Marcus took in the sight of the worn, scraped animal hide held in place by relatively new rope and frowned before pulling his phone out of the bundle of clothing.  He called up Anna’s number and wrote a text, Meet at hotel have something, and wandered around the cave, arm stretched out over his head, thumb on the send button, seeking even one bar of signal.  Finally he got it, standing on his toes, arm stretched over his head towards the hole in the center of the roof.  He stood there, weaving slightly, until the phone told him the message had been sent then he rewrapped the bundle of his clothing to include his phone and the hide covered package, muttering under his breath.  “Nice to know Vodafone is as reliable as ever.”

With a deep breath, Marcus shifted again then stood there with his head down, breathing hard.  Shifting was tiring and doing it twice in as many hours was triply exhausting.  He picked up the bundle in his teeth again and headed out of the cave through the crevasse.  Once outside he shifted back to human.  He could have covered the ground faster on four feet but he didn’t want to start any talk and he most definitely didn’t want to get shot.  He tucked the bundle under his shirt, fighting not to gag at the smell, and headed back to the hotel.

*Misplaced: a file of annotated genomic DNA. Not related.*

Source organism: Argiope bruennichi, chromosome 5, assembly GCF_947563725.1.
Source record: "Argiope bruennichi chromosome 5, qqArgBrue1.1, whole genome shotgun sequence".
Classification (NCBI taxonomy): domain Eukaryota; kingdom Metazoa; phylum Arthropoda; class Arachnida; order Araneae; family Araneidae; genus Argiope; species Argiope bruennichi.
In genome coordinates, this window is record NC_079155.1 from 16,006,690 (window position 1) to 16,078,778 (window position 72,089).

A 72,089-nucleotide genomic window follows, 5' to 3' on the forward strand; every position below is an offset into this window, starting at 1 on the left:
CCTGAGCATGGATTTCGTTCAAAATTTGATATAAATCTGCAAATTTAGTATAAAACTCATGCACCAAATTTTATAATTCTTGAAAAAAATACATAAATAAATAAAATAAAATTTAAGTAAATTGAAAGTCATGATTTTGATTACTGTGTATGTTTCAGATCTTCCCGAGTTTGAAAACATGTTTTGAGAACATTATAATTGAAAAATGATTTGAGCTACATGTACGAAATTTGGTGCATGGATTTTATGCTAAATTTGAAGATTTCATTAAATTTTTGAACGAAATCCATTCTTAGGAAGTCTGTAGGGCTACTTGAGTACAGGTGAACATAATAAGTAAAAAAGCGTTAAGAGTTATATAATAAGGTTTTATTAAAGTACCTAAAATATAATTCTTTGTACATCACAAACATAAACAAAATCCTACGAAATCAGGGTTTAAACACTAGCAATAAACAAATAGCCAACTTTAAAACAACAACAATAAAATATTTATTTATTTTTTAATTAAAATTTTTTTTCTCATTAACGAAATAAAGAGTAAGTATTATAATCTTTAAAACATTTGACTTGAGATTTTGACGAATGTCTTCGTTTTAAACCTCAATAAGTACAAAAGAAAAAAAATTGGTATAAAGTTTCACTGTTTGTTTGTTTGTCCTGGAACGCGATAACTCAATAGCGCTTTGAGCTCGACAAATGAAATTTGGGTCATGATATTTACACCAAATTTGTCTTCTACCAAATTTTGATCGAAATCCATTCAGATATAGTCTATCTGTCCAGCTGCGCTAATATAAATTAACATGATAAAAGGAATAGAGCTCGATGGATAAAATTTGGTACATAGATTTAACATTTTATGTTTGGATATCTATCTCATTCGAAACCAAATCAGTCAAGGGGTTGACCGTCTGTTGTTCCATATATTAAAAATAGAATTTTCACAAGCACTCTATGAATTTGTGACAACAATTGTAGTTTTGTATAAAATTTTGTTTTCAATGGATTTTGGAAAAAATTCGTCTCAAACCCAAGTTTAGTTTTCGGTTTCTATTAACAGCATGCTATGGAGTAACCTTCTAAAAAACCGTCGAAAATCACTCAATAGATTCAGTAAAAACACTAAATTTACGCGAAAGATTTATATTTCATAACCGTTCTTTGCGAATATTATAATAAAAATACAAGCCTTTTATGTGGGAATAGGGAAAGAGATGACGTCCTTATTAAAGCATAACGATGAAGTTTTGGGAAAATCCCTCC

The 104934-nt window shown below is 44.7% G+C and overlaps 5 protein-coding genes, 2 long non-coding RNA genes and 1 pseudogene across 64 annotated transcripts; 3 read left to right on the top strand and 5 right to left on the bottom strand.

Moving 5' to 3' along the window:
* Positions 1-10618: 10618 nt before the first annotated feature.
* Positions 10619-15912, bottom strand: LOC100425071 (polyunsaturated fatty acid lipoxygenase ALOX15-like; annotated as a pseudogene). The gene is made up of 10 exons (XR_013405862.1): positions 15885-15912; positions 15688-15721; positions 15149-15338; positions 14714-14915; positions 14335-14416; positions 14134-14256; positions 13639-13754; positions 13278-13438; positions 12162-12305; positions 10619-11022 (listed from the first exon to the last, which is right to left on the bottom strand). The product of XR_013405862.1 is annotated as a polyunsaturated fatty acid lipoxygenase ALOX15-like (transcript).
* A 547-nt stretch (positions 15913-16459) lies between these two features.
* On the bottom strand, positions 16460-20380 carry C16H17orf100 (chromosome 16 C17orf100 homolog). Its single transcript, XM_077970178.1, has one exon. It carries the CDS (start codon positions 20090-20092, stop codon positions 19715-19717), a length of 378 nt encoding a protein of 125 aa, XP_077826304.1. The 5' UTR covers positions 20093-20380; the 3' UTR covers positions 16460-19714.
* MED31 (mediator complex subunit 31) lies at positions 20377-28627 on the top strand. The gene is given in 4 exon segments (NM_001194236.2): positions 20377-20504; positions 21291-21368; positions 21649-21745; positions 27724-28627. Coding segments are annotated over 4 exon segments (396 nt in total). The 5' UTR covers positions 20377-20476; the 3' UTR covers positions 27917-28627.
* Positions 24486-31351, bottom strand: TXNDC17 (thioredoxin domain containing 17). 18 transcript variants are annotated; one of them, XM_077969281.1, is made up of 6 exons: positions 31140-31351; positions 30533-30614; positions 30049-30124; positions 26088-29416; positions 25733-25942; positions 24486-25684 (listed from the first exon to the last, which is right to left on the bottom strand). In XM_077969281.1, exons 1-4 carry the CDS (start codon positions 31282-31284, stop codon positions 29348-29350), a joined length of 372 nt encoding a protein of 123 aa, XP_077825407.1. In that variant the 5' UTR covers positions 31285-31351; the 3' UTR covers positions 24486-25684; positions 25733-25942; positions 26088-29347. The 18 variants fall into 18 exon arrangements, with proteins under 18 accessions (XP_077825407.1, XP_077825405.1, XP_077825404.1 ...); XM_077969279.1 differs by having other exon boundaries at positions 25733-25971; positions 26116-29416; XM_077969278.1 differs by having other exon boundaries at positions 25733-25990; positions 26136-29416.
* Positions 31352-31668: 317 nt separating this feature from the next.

Howdy folks!  It’s halfway through December and not only do I not have the work done I wanted to get done (various reasons; some of them excuses, some of them valid) but I haven’t been doing my blog or my Facebook page like I want to.  I know there’s a block there but I can’t figure it out.  I know my block for my blog – I don’t always think I have things worth writing.

But we’ve been over that before so, moving on.

As you can see, Marcus found something intriguing, something that has Anna all agog.

Anna held out a hand for the package and Marcus willingly handed it over then bolted for the shower.  Anna gagged, her stomach heaving.  She got it under control as the other three looked at each other in alarm then sat down with the hide package in her lap.  Some part of her brain just clicked into being her father’s daughter, all about the history and knowledge.  After reverently stroking the package, Anna undid the intricate knot that held the ropes in place.

Marcus growled when he came back into the sitting room, shirtless, barefoot and hair still damp from his shower.  “Anna!  Do you have to be so slow?  That stench is unbearable.”